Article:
The different snowboard types make it easier for you to ride in certain terrains. It’s like if you were to use a Sharpie to do calligraphy writing on wedding invitations. It’s going to be really difficult to get the results you want if you’re using the wrong tool. So, if you like to go fast on groomed runs, rise to the challenge of moguls, or get lost in the trees, you’re going to get the best results from the right snowboard.
If you’re comfortable on the hill and are wondering how to size a snowboard for your unique style, continue reading for the nitty gritty of sizing a snowboard for your own personal preference.
Shapes of snowboards—The Nitty Gritty
The shape of a snowboard is that which you see when viewing it from above. Every snowboard has a nose and tail—the leading end is the nose, and the part of the board that is behind you is the tail. There are variations in noses and tails on snowboards which make for different shapes.
In twin shape snowboards, the nose and tail are the same shape. This symmetrical shape ensures that the board will ride the same no matter which direction you go. The board will ride just as well when leading with your left foot as it does when leading with your right. Twin shape boards are great for tricks and all types of terrain since they provide versatility and maneuverability.
In directional shape snowboards, the nose and tail have different shapes, meaning they are asymmetrical. This means the board is designed to go in one direction. Directional boards are great for speed and powder because they provide stability and float (staying on top of powder).
In a directional twin snowboard, the board has a front and back, meaning the nose and tail differ slightly from each other. It’s not so much that you can’t switch which direction you’re going, though. Directional twin boards often have longer noses than tails, so even if the shape of the nose and tail look the same, the length of the nose makes a difference in how the board does in powder or varying terrain.
The main difference between a directional twin and a twin is symmetry. The directional twin can have asymmetry in a number of ways, and not just the nose and tail shapes. If you’re a beginner, try not to get hung up on these details. Choose a board that is versatile for your comfort. A directional twin will be versatile, and as you learn to ride, you’ll discover and appreciate the delightful nuances of your board.
This isn’t a type of shape of snowboard but a feature of the tail. If the tail is narrower than the nose, it has a taper. This is so that the board floats more easily when going through powder or deep snow.
Types of Snowboards—The Nitty Gritty
All-mountain says it all—these are good snowboards for different types of terrain and riding styles. An all-mountain board’s shape is usually directional or directional twin and its flexibility is on the medium to medium-stiff side to keep you stable in deeper snow and shifts in terrain. You can still ride switch on a directional twin shape board, but the nose is going to be longer to help keep it above powder.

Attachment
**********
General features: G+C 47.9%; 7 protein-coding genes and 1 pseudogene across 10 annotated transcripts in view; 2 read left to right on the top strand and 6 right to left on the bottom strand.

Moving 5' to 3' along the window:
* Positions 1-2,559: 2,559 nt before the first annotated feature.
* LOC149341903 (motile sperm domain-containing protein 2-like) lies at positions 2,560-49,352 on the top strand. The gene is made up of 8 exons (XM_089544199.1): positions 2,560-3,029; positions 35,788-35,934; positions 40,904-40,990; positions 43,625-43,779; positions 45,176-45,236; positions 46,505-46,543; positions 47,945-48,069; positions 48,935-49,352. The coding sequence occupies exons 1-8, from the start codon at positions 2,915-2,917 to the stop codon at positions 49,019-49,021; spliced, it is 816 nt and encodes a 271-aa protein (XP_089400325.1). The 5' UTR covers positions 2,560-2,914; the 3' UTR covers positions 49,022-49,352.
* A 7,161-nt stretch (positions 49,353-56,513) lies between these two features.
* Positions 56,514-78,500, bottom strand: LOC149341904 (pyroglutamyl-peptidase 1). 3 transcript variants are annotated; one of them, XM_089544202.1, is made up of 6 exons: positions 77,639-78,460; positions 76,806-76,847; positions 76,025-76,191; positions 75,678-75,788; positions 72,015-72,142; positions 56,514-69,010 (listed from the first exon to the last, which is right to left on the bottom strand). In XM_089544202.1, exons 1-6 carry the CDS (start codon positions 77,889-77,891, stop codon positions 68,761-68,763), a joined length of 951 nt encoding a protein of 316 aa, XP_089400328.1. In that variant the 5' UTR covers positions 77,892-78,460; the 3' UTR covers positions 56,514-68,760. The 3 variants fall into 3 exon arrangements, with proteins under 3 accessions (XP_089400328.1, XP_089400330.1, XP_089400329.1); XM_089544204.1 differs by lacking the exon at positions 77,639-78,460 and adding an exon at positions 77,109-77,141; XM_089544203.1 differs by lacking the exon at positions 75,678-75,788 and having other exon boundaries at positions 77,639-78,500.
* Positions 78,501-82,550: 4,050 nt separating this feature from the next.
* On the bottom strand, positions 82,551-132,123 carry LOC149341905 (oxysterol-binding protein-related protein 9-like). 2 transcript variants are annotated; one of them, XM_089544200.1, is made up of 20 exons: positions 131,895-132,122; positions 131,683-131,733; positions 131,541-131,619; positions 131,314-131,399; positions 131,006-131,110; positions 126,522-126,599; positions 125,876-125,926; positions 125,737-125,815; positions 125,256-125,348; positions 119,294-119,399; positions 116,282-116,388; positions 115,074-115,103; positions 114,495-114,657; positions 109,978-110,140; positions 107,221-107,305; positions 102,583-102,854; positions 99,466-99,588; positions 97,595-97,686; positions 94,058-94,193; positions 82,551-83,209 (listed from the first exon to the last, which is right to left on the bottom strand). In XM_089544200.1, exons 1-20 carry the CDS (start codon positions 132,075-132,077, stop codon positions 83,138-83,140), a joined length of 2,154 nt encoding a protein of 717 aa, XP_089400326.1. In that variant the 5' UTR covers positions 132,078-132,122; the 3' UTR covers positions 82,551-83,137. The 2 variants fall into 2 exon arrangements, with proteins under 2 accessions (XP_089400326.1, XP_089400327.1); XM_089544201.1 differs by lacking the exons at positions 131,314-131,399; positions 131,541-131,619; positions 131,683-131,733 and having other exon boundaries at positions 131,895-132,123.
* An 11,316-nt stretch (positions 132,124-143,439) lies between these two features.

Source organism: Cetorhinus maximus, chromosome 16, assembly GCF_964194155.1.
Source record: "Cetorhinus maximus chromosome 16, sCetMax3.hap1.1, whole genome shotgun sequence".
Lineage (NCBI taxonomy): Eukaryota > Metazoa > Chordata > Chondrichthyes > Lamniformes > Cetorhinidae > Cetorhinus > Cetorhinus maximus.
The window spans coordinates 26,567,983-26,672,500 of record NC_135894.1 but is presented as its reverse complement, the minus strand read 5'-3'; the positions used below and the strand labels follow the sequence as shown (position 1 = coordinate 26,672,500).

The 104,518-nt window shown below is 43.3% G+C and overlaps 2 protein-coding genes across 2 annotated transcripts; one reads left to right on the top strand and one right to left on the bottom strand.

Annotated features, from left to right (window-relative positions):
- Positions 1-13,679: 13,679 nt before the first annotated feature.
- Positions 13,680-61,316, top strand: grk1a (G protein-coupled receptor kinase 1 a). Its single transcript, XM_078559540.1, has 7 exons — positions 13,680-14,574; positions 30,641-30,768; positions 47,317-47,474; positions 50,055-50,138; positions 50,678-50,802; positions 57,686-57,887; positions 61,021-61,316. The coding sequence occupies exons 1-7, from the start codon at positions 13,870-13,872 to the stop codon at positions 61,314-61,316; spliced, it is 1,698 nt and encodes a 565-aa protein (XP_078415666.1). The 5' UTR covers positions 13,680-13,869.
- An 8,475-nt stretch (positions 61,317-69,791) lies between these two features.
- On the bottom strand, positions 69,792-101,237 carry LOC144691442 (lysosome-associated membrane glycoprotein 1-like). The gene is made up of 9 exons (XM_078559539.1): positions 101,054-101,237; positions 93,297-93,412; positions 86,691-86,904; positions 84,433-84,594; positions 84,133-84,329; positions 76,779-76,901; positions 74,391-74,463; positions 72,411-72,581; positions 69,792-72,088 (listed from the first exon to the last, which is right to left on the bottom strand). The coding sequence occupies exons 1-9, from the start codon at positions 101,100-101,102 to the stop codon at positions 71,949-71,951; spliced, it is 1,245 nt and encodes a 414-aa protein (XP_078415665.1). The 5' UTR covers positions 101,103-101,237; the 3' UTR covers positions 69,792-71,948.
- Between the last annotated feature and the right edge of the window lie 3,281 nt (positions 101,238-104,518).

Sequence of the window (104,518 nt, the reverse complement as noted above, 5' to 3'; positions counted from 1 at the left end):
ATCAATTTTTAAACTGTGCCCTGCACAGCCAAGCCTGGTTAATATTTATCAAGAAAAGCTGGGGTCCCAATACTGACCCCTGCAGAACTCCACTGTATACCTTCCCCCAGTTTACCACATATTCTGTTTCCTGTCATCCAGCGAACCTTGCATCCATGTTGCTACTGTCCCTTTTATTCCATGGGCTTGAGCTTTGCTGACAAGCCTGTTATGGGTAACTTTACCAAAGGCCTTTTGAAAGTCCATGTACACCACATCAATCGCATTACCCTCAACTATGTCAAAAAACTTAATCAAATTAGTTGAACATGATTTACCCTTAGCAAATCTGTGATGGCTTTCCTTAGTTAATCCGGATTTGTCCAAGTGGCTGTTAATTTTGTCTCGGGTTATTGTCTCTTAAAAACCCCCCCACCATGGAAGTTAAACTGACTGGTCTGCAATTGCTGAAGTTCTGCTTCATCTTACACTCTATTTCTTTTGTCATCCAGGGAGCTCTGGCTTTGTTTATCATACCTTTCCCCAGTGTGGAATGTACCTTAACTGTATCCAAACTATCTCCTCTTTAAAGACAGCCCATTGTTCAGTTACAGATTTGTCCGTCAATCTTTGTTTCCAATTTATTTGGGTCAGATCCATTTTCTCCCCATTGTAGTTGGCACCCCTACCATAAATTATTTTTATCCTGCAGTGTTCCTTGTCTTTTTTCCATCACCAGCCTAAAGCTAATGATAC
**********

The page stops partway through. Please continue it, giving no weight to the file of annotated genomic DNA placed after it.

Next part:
With its medium flexibility, an all-mountain board can also be considered a sturdier version of a freestyle board. This makes it great to learn with and use for a few years as it does well in different riding situations.
These boards are often twin shaped, have soft flexibility, and are meant to be a little shorter. As the name states, these boards are meant for freestyle riding in terrain parks where tight, quick turns are the name of the game. These boards will respond to you readily and with a twin shape, riding switch is possible so that you can take it on a trip down the half-pipe.
Freeride snowboards are for backcountry and powder skiing or any runs that are not groomed. They are longer and stiffer for deeper or variable terrain. Freeride snowboards most often come in directional or directional twin shapes to make for stability, carving, and going fast. This will also help you navigate quickly through trees, which is crucial to keep you out of tree wells.
Float boards, AKA powder boards, are in a realm of their own because they’re completely built for powder riding. Float snowboards are directional and wider than most boards, giving you optimum board float in powder. They can feature super short tails that are shaped to aid in turning without adding to surface area. For example, the swallow tail design.
Now that you know the four main types of snowboards, I’ll talk about flex and camber and how they’re two of the main factors that differentiate these snowboards from each other and establish them for specific riding styles.
Flex—The Nitty Gritty
What is flex on a snowboard? This is the easiest to explain. Flex is how flexible a snowboard is. How easily does your board bend? If it responds instantly to your pressure, it most likely has soft flex. Flex is measured from soft to stiff, or sometimes on a scale of 1-10, 10 being stiffest.
Freestyle boards have the softest flex to give the rider the ability to turn and maneuver quickly while doing tricks.
Why does this matter?
Because they respond easily, soft flex snowboards are great for beginners. They’re also great for tricks. When you’re wanting to be light on your feet in the halfpipe or when executing kicks off rails, you want a board that will be soft as butter and super responsive to your pressure. That’s the benefit of this level of flex, but soft flex makes for too wobbly a board when riding at higher speeds or in the backcountry.
All-mountain boards can have soft-medium to medium flex so that they can conquer a variety of terrain without giving in to the stubborn snow or bowing under powder. Medium flex responds readily but isn’t as touchy as soft flex, so you don’t have to worry about your board caving on you when you’re in the middle of a carve. However, this means that you need to exert a little more pressure to get a response from the board.